Back when the Shelly household was only two members strong instead of four, they tried a fleur de sel caramel sauce that impressed Russ well enough. So just imagine dumping a decent amount of pumpkin butter in that caramel sauce, and that's pretty much what we have here. Also, we ate this pumpkin caramel with the same French vanilla ice cream reviewed alongside the fleur de sel. I can't imagine this stuff going well with anything other than vanilla ice cream, but maybe I'm just not using my imagination.

To cut to the chase, we both enjoyed this ice cream topping, but Sonia definitely liked it more than I did. It's sweet and it tastes like, well, pumpkin and caramel. Imagine that. I felt that the pumpkin spices burned my throat on occasion. And I don't mean they burned my mouth like hot sauce might. I really mean that they tingled excessively in the back of my throat...all that ginger, nutmeg, and cinnamon. I found myself coughing while eating this after a number of sauce-rich spoonfuls. But I think the takeaway here isn't necessarily that this product is too pumpkin-spicey—it's that you should use it sparingly. A little bit goes a long way. Sonia is always wise in that regard, and she rarely overdoes it with sauces, icings, or frostings. Maybe that's part of why she liked the product more than I did. But even when I used it in much lesser quantities, it sat very heavy in my stomach, and it just wasn't my favorite ice cream topping. It's unique, seasonal, and it certainly doesn't taste bad...it's just that it's not what I would go for in terms of pumpkin ice cream. I'd turn to the Pumpkin Pie Mochis—and I'm still anxious to try the elusive Ginger Pumpkin Mouthfuls—before I'd pick up another $3 jar of this sauce.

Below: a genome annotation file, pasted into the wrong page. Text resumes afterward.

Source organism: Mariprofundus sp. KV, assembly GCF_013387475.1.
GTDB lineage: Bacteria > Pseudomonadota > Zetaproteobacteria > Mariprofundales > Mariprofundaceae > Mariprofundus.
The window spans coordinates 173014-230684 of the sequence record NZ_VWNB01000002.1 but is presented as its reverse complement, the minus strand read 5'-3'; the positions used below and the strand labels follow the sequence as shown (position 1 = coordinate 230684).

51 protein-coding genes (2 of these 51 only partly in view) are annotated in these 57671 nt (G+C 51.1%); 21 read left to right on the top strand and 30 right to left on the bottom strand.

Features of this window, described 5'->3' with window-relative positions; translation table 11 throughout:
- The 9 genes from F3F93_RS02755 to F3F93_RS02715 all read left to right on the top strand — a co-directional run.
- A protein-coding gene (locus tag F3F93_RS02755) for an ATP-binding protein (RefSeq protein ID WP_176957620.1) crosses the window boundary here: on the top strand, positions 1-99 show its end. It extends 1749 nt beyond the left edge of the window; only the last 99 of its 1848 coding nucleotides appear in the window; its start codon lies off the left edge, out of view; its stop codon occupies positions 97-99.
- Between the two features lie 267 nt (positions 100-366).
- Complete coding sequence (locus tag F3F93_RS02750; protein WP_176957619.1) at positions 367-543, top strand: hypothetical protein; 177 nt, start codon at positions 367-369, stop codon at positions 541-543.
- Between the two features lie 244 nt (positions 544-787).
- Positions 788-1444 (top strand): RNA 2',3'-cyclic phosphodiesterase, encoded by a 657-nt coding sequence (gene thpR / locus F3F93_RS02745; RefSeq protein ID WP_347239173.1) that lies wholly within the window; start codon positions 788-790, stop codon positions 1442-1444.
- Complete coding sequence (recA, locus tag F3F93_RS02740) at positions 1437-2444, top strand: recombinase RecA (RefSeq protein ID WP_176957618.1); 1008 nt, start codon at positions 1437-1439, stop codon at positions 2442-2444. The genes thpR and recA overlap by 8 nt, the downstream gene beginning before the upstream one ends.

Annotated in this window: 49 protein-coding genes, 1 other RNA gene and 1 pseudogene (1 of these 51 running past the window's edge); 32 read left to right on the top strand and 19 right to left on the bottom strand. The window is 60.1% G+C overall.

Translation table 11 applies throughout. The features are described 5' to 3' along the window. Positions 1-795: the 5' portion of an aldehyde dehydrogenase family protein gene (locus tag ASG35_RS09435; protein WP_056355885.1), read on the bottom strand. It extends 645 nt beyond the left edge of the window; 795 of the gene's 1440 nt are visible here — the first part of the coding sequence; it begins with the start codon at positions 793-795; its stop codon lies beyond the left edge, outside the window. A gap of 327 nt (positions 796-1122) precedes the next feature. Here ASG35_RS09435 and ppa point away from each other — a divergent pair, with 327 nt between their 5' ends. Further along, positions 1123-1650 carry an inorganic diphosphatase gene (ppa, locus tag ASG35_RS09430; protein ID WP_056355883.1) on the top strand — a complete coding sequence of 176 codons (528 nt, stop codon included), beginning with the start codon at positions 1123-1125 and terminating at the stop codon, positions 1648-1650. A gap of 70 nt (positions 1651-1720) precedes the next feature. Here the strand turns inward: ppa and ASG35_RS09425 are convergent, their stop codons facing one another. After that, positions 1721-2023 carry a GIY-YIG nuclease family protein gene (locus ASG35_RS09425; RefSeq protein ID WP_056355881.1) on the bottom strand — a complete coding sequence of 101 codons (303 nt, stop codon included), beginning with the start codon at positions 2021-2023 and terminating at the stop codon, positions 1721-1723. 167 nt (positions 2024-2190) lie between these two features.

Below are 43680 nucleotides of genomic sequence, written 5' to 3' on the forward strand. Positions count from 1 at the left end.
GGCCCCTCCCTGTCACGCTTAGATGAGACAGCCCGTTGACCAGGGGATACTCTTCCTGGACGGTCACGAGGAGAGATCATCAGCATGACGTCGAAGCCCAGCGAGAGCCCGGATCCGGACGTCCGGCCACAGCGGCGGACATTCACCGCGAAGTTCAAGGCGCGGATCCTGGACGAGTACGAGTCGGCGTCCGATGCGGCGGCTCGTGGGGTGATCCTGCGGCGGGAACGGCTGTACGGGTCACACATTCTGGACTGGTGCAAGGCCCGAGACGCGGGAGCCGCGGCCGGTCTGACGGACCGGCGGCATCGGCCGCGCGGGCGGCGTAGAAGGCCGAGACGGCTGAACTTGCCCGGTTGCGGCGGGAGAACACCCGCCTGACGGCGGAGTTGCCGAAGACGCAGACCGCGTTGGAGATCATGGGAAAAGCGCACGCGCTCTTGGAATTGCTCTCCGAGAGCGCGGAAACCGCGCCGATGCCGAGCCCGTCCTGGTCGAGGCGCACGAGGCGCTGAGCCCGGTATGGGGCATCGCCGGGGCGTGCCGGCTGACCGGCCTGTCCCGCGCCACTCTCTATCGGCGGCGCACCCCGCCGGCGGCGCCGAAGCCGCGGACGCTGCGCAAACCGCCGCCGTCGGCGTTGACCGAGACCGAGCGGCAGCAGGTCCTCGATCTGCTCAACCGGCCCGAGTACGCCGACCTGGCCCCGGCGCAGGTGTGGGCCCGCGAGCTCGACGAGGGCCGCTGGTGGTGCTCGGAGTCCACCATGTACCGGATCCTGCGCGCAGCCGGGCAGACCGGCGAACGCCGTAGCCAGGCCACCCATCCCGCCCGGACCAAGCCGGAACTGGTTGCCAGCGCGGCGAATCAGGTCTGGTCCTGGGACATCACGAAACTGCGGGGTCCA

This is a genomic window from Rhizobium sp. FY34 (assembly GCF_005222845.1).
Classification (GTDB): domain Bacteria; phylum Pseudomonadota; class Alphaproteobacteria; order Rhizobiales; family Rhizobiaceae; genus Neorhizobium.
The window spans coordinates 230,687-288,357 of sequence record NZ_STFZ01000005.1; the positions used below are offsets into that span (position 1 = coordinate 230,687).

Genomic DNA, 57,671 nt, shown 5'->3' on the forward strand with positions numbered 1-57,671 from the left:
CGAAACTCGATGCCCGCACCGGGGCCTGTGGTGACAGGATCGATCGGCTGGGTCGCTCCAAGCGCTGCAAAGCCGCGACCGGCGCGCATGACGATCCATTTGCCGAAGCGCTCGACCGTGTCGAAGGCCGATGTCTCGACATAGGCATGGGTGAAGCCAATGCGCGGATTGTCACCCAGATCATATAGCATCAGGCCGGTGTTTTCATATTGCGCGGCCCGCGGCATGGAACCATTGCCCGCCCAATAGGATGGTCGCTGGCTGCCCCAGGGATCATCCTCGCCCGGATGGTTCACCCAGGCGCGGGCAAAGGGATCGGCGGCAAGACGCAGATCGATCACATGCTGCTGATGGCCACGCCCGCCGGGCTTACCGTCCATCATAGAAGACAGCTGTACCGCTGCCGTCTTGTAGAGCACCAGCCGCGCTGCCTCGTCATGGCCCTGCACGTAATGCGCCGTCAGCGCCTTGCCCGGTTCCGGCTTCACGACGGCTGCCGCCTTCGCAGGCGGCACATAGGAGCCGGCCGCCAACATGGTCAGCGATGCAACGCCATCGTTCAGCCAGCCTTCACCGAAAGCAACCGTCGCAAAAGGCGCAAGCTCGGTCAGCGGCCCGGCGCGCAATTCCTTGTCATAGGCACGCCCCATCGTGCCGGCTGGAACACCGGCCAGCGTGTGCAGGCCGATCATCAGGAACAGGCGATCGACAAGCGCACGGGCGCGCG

I always try to pick out my score for these products in my head before I know Sonia's score, so as to keep my opinion unbiased. In this particular case, I was shocked that her score was an unexpectedly-high 4.5. I had decided beforehand that I would give it 3.5 stars, but after I heard Sonia's score, I was tempted to give it even less, so as to pull it down out of the "really darn good" category, because in my opinion, it doesn't really belong there. But there it shall stand nonetheless.

In the comments below, let us know what you've done with this product other than put it on vanilla ice cream!

Bottom line: 8 out of 10.

Wednesday, November 19, 2014

Trader Joe's Southwestern Style Chicken Poppers

As mentioned in my previous post, the Pittsburgh branch of WGaTJ's is now a family of four with the arrival of Baby B. Toddler/Big Girl M is so pretty enamored with her little sister, which is awesome, and makes being back home and trying to get settled in so much easier. We've been home a bit now, with me taking off work for a while for all the late night snuggles and constant butt wiping. And naturally, I'm the main chef right now for the three of us capable of solid food, and fortunately we've planned well. Between a meat stockpile from a great local farm and a bunch of homemade freezer meals we've prepped well in advance thanks to my wife's cousin and her work, and along with a bunch of fresh fruit and veggies to help round out our meals, a couple Trader Joe's easy dinner options have taken real good care of us thus far.